I once laughed at this notion, but now I understand it:
“You write and tell stories for one of two reasons: Either out of love, to seduce another human being with your story. Or to save lives, either your own or the lives of others.”
Spoken by Jan Kjærstad, at the Copenhagen Book Fair, 2000.
Today I visited the Cathedral of St. John The Divine for its Sunday organ recital. Here’s what I experienced:
It’s a place where you take your hat off, not only because you have to, but because you want to. Near the entrance are two tables lit with white candles organized in terraces, sad memories or wishes for health written on the glowing glass: “For Kaka, get well and come home soon” or “Mom & Dad, I love and think of you always”. Giant pillars lead you into the church, like a walkway lined with tall trees. Mid-ship is the altar and the main attraction: St. John’s magnificent organ, elevated on both sides of the narrow choir. The sound from the grey-blue organ pipes reverberates all through the church chamber. It is a both solemn and warm tone, mournfully gentle or cascading in violent crescendos.
When you sit down near the altar and the choir, listening, you can see down the road you have traveled from the entrance, and in the bright mid-ship light the rest of the church seems dark and subdued. But above the darkness, above the entrance, is a gigantic, round stained glass window in blues and reds, shaped in almost mandala-like mosaics, with Christ in the middle glowing in the outside sunlight. Even if you do not believe in God, this sight will make you serene for a moment.
Philosopher Thomas Nagel tears into New York Times columnist David Brooks’‘ new book, “The Social Animal”. In the book, Brooks attempts to update our ideas of consciousness and the unconscious with the newest results from cognitive science. Nagel is not impressed:
As Brooks observes, these ideas are not new: the importance and legitimacy of sentiment and social influence in determining human conduct was emphasized by figures of the British Enlightenment, notably David Hume, Adam Smith and Edmund Burke. Hume denied the dominance of reason, though he also offered brilliant analyses of the complex and systematic ways in which our sentiments, or passions, operate. So what has been added by recent cognitive science? Most significant, according to Brooks, is the accumulating evidence of the many specific ways that our lives and conduct are less under our conscious control than we think.
Brooks seems willing to take seriously any claim by a cognitive scientist, however idiotic: for example, that since people need only 4,000 words for 98 percent of conversations, the reason they have vocabularies of 60,000 words is to impress and sort out potential mates.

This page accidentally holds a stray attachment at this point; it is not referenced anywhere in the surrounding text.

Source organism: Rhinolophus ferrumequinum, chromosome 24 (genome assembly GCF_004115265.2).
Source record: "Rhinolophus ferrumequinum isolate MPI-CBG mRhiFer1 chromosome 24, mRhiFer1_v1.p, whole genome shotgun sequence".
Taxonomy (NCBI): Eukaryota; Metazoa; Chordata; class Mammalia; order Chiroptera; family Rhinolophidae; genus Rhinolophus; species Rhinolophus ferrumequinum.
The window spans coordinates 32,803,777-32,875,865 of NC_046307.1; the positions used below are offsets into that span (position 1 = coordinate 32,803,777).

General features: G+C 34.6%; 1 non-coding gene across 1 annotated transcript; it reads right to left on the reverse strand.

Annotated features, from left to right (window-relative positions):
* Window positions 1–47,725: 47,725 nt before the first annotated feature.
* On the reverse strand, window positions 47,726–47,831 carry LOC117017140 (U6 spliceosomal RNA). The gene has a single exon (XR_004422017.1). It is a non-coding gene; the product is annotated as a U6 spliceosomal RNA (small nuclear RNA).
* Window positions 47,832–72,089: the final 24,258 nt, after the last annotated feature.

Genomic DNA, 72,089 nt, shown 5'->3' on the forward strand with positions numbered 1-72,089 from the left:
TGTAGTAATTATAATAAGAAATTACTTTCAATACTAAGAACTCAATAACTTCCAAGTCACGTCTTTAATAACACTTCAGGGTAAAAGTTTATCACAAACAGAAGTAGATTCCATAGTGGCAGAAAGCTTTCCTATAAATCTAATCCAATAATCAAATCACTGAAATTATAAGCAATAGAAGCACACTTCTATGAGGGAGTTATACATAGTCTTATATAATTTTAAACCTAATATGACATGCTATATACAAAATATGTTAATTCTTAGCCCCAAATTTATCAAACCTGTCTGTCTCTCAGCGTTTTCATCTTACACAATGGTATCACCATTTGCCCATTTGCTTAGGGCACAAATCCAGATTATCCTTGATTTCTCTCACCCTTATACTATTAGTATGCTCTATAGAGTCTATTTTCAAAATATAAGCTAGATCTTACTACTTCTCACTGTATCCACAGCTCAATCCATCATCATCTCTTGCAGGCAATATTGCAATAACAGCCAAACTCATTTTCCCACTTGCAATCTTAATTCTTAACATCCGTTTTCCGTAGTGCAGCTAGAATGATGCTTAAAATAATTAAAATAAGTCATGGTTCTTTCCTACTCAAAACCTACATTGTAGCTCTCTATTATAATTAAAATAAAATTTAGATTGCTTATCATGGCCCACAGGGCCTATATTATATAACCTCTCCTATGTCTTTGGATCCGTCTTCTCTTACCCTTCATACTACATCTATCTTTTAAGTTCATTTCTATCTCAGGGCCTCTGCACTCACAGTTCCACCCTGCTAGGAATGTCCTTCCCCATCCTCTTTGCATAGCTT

Still, even if empirical methods enable us to understand subrational processes better, the crucial question is, How are we to use this kind of self-understanding? Brooks emphasizes the ways in which it can improve our prediction and control of what people will do, but I am asking something different. When we discover an unacknowledged influence on our conduct, what should be our critical response? About this question Brooks has essentially nothing to say. He gives lip-service to the idea that moral sentiments are subject to conscious review and improvement, and that reason has a role to play, but when he tries to explain what this means, he is reduced to a fashionable bromide about choosing the narrative we tell about our lives, “the narrative we will use to organize perceptions.”
Life, morality and politics are not science, but their improvement requires thought — not only thought about the most effective means of shaping people, which is Brooks’s concern, but thought about what our ends should be. Such questions don’t appeal to him, since they cannot be settled by empirical evidence of the kind he feels comfortable with. Brooks is out to expose the superficiality of an overly rational view of human nature, but there is more than one kind of superficiality.
I finally got around to watching the last half of In Search of Memory, the enjoyable documentary on Nobel-prize winning neuroscientist Eric Kandel. The title is the same as Kandel’s 2006 book and covers much the same ground, only it makes Kandel’s trip down memory lane real: It takes him back to his childhood’s Vienna, from where he and his Jewish family was driven, to the United States and his youth in Brooklyn, while telling the story of his fascination of memory and the psyche that drove him to become one of the world’s leading neuroscientists.
It’s both a very personal and a very universal story, as all the best stories are, and Kandel himself is really a gift as a central character: He is always laughing his infectious laugh while providing insights into his research in memory (involving large snails and mice with contraptions stuck into their brain; harmless it must be said). Kandel is clearly committed to find out why some memories stick with you your whole life while others fade away. Suddenly, while speaking Yiddish or remembering the Horst Wessel Song, he will begin to cry, not out of pain but simply because old memories and old feelings are awoken. This may make him sound like a squishy borderline case, but I’ve rarely seen anyone come off as so emotionally honest. Recommended.
Once, back then in my twenties, all I wanted to do was to throw my life away. But then, somehow, usually by accident, you experience joy. And the problem with joy is that it binds you to life; it makes you greedy for more happiness. You experience avarice. You hope your life will go on forever.
That’s from Charles Baxter’s short story “The Cousins.” It’s in The Best American Short Stories 2010 – a recommended collection.